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Currently, China dominates the lithium-ion battery market with its mass production of cheap iron phosphate-based traction batteries for electric vehicles (EVs). However, with Japanese and European manufacturers investing heavily in the development of solid-state batteries, Chinese companies are joining forces to keep pace. A consortium has been formed to unite their research efforts in this field.
The consortium, known as the China All-Solid-State Collaborative Innovation Platform (CASIP), was reportedly established under the auspices of the Chinese government in late January, according to the Nikkei Asian Review. This entity composed of representatives from over 200 companies, departments, and scientific organizations aims at bolstering the national efforts of Chinese developers in creating solid-state batteries.
Consolidation Despite Competition
The consortium has managed to bring together competitors from Chinese car manufacturers and traction battery suppliers. BYD, CATL, CALB, EVE Energy, Svolt Energy Technology, and Gotion High-Tech – six of the world’s ten largest manufacturers of traction batteries – have enlisted in the organization. Some of these battery manufacturers have ongoing legal disputes against each other. However, they have set aside these differences and expressed a desire to collaboratively develop solid-state batteries.
In addition to improving energy density and reducing battery weight, solid-state batteries could significantly cut charging times and reduce battery dependence on ambient temperature. They are also considered safer in terms of fire risk.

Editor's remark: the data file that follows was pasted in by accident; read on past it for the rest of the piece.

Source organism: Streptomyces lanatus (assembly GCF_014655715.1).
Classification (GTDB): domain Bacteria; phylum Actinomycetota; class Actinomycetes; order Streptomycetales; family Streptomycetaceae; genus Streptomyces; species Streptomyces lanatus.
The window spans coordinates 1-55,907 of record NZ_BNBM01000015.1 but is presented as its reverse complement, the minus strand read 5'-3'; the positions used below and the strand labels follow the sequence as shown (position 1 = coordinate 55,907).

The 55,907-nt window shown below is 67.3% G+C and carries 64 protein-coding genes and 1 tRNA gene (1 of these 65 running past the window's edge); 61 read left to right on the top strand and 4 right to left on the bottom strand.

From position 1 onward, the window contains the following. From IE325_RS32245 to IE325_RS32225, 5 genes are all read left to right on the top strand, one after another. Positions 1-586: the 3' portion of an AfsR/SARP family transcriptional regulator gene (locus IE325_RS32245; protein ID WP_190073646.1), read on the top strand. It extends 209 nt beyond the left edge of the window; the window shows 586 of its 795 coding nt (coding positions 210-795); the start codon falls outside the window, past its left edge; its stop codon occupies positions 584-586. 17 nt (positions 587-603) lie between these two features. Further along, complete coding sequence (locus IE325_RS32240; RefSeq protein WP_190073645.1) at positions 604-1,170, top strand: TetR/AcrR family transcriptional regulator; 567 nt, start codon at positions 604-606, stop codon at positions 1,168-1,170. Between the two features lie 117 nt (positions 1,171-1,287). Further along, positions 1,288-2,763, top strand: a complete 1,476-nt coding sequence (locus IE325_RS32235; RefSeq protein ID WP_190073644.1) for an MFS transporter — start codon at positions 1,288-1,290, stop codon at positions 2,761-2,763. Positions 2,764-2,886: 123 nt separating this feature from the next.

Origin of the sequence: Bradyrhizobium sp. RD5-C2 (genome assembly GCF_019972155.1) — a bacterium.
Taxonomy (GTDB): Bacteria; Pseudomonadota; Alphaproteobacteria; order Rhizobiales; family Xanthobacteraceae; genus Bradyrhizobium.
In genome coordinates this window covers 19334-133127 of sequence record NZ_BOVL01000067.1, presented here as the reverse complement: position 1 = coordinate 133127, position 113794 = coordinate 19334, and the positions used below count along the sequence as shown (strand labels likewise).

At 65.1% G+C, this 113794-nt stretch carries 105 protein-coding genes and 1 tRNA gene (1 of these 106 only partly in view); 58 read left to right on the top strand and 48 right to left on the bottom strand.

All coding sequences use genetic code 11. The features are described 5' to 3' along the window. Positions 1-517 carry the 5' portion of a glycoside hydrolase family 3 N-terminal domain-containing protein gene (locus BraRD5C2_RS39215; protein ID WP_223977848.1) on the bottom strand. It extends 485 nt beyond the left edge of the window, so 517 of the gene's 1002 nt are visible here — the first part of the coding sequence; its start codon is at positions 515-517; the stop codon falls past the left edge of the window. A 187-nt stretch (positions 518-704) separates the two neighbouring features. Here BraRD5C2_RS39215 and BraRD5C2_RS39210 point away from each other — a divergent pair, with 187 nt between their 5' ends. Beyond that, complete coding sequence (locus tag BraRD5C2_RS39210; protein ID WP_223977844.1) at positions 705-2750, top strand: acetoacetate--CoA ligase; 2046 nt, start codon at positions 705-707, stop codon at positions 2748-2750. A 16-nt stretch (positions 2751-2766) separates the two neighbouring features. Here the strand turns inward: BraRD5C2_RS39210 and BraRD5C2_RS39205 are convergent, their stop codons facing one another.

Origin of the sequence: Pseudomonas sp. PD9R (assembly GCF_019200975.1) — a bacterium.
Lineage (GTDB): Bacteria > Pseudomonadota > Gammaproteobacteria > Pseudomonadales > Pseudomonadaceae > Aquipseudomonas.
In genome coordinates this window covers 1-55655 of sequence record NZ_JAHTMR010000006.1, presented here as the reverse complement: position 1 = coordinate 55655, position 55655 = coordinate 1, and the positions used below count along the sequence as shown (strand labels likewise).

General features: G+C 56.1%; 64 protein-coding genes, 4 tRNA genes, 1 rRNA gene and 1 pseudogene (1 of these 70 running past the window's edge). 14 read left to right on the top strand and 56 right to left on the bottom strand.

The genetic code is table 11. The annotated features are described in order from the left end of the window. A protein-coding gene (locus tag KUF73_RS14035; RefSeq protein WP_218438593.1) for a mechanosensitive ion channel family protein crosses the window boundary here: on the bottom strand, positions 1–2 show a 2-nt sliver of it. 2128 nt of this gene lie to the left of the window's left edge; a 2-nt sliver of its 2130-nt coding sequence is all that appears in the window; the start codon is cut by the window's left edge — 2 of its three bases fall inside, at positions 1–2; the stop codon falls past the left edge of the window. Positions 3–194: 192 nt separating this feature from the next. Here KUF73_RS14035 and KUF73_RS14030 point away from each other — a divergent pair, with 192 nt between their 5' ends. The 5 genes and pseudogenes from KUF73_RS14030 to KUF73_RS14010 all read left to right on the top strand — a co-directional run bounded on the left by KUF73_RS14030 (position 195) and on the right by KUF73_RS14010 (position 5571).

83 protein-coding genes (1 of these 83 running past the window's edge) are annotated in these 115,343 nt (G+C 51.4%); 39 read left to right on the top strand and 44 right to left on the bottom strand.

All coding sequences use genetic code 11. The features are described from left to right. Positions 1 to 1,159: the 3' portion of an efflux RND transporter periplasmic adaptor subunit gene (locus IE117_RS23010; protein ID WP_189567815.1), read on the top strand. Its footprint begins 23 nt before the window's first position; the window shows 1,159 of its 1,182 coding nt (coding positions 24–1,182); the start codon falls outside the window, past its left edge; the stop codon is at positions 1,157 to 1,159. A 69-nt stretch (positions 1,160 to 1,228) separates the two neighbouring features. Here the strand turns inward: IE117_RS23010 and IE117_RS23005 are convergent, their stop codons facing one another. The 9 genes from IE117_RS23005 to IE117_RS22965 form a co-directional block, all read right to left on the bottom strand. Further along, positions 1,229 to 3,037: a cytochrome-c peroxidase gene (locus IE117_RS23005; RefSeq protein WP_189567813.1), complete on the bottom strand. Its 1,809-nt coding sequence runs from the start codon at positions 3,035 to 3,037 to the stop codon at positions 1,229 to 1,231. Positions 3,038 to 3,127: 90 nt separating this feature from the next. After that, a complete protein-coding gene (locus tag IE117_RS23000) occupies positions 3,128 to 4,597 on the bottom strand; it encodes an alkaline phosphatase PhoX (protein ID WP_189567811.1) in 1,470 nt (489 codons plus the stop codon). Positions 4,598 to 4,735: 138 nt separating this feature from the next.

China’s Automotive Industry Joins In
Chinese automakers, including BYD and NIO, have also joined the alliance despite their own competition. The consolidated efforts, bolstered by state resources and artificial intelligence systems, hope to facilitate Chinese manufacturers to manufacture solid-state batteries by 2030. This strategic move ensures China maintains its leading position in the market amidst successful competing initiatives.
Japanese firms like Toyota and Nissan plan to launch their first EVs powered by solid-state batteries by 2028. German giants Volkswagen and BMW, backing profile startups, are on the same track. Meanwhile, predictions from Chinese experts indicate that vehicles with traction batteries will constitute more than half of the primary car market globally by the mid-decade. China, known for its huge vehicle rollout potential, could be an excellent testing ground for new types of battery cells.
Challenging Race for Solid-State Batteries
With the right approach, local manufacturers could initiate commercial production of solid-state batteries by 2030. Notwithstanding, current research activities favor Japanese manufacturers, with Toyota possessing over 1300 patents in the field of solid-state batteries, while Chinese companies are yet to reach a benchmark of 100 related patents.
Toyota plans to start mass production of the new-generation batteries no earlier than 2030. However, this gives Chinese companies a reasonable window to keep pace in this race.